By Ramesh Ponnuru and Margaret Carlson
This is part of a continuing dialogue between Margaret Carlson and Ramesh Ponnuru about Washington politics.
Ramesh: One odd feature of this deal, Margaret, illustrates why Republicans prefer to deal with Vice President Joe Biden over President Barack Obama -- beyond the latter's tendency to waste negotiating time lecturing them.
It was important to Biden that the government make up for delaying the sequester with revenue increases as well as spending cuts, but he didn't much care what form those revenue increases took. Republicans proposed fiddling with the rules for IRAs in a way that raises revenues over the next few years but cuts taxes over the long run. Biden agreed. So the GOP's apparent concession was actually a victory (albeit a tiny one).
The deal as a whole looks highly favorable to Republicans so long as it's compared to where the law was scheduled to take the budget. It looks bad for them only if it's compared to an alternative in which Republicans somehow force the White House and Senate to agree to extend the Bush tax rates on everyone and cut spending too. It contains less revenue than House Speaker John Boehner's opening bid the day after the election, and it shields all but 0.7 percent of Americans from higher income-tax rates.
If I were a liberal I would be furious. One interesting question: Did the deal take this form simply because Obama is spineless, as a lot of them are complaining, or because Republicans had more leverage than many people thought?
I don't think Obama suddenly lost his nerve in agreeing to this deal. Rumors abound that he was signaling early to selected Republicans that he could live with a final outcome that shielded people making less than $400,000 or so from higher income tax rates. Some congressional Democrats did not want to raise rates on people making $250,000 even though Obama had campaigned on the idea.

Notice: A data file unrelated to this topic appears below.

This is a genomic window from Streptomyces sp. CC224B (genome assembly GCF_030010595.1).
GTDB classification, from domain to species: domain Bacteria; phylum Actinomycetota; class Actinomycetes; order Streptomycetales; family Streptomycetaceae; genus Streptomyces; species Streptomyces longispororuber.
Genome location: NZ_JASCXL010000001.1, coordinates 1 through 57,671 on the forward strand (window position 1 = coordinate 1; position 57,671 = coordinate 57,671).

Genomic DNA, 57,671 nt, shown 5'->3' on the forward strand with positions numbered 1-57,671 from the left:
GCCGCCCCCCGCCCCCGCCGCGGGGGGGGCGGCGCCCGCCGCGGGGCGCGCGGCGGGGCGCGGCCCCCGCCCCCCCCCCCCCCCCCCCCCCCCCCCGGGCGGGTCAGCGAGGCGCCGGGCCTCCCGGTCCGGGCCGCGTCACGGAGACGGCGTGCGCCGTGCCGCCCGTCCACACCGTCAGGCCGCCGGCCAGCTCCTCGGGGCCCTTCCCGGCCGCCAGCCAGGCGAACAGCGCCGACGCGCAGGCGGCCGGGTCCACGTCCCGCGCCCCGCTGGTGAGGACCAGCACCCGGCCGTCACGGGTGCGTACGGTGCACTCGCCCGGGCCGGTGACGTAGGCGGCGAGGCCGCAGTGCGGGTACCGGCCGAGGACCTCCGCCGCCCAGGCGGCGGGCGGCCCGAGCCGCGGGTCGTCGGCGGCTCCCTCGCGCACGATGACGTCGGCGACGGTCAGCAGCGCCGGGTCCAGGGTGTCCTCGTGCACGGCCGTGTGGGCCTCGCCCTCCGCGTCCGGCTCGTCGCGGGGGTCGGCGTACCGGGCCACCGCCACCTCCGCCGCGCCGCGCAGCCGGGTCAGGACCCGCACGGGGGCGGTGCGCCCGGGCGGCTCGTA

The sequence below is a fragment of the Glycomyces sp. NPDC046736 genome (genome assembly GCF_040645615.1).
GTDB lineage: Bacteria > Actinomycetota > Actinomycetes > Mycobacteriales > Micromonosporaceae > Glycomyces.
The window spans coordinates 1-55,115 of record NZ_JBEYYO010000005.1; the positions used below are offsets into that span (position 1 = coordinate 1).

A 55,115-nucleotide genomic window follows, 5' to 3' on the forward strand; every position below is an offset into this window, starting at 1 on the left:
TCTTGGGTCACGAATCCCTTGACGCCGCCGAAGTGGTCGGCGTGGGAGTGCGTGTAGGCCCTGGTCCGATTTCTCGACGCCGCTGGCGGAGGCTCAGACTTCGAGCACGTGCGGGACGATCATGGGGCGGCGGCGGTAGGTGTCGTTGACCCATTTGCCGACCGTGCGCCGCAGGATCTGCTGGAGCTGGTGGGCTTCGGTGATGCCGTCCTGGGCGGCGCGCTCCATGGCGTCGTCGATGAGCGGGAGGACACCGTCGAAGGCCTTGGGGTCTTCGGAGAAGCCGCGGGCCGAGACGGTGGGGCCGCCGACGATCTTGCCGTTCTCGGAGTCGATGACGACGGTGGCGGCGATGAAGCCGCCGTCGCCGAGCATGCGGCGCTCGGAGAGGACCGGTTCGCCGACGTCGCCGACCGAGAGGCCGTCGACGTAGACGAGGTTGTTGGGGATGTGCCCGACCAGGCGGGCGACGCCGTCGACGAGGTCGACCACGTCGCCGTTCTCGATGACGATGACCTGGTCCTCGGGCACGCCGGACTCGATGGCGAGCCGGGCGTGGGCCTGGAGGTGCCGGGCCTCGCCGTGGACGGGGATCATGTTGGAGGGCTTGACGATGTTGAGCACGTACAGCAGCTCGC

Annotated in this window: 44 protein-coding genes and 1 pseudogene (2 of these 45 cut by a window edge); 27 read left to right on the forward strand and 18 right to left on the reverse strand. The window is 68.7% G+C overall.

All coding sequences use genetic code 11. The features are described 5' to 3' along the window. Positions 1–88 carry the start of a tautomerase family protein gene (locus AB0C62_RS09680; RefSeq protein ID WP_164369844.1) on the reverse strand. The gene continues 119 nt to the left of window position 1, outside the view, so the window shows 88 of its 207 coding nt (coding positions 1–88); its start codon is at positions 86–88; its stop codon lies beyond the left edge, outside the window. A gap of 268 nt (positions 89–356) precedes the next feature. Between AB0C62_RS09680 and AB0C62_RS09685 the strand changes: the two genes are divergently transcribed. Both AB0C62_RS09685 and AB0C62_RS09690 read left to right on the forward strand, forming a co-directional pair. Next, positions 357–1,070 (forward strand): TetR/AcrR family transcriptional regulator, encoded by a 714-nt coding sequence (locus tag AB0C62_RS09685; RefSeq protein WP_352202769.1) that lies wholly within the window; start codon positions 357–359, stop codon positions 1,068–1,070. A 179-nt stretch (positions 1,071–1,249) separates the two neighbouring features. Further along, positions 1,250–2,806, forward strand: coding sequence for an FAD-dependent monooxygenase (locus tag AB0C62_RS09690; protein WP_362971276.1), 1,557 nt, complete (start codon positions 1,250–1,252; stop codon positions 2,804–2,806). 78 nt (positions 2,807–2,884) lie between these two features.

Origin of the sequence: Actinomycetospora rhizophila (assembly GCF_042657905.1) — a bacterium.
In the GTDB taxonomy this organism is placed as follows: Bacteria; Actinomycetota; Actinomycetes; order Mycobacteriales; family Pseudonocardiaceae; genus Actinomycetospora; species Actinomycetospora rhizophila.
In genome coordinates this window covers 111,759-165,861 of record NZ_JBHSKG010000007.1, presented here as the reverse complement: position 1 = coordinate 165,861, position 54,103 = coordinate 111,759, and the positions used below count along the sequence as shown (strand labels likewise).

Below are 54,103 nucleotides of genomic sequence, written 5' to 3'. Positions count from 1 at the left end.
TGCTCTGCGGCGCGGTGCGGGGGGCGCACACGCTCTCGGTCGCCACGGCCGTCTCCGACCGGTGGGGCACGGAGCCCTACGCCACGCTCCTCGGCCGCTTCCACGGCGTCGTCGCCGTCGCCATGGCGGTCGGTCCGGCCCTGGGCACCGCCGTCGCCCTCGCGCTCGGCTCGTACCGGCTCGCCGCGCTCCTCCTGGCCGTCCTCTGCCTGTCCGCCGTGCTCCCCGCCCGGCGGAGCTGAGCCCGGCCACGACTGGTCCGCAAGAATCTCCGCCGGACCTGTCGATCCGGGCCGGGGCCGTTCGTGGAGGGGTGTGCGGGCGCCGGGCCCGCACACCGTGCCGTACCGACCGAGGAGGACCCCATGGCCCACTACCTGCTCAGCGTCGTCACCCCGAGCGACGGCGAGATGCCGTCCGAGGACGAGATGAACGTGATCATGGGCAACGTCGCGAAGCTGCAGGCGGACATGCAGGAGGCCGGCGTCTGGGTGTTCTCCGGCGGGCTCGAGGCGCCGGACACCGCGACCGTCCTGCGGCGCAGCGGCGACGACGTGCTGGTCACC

I do think Democrats have made one major miscalculation. The pro-deal Democrats think that they have set a precedent for getting Republicans to agree to future tax increases -- that Grover Norquist's pledge is dead. This is a fantasy. This tax increase happened only because a bigger one was scheduled to take place. Republicans are not going to vote affirmatively to raise taxes, especially after taxes just rose. The deal makes future tax increases less likely, not more.
Both parties have a political interest in not seeing middle-class taxes rise. Republicans have an ideological interest in it too, because without middle-class tax increases there will have to be big entitlement cuts in the future. In that respect too, this deal is a win for conservatives, even if we are going to be complaining about how big a tax increase is still being allowed to go forward.
Happy new year, Margaret! But not for liberals, I'm afraid. Your post-election euphoria should now be over.
(Ramesh Ponnuru is a Bloomberg View columnist. Follow him in Twitter.)
Margaret: So over the cliff the country went -- and I didn’t feel a thing. It wasn’t because I was numb from New Year’s champagne but because this overhyped story ended with a whimper, not a bang.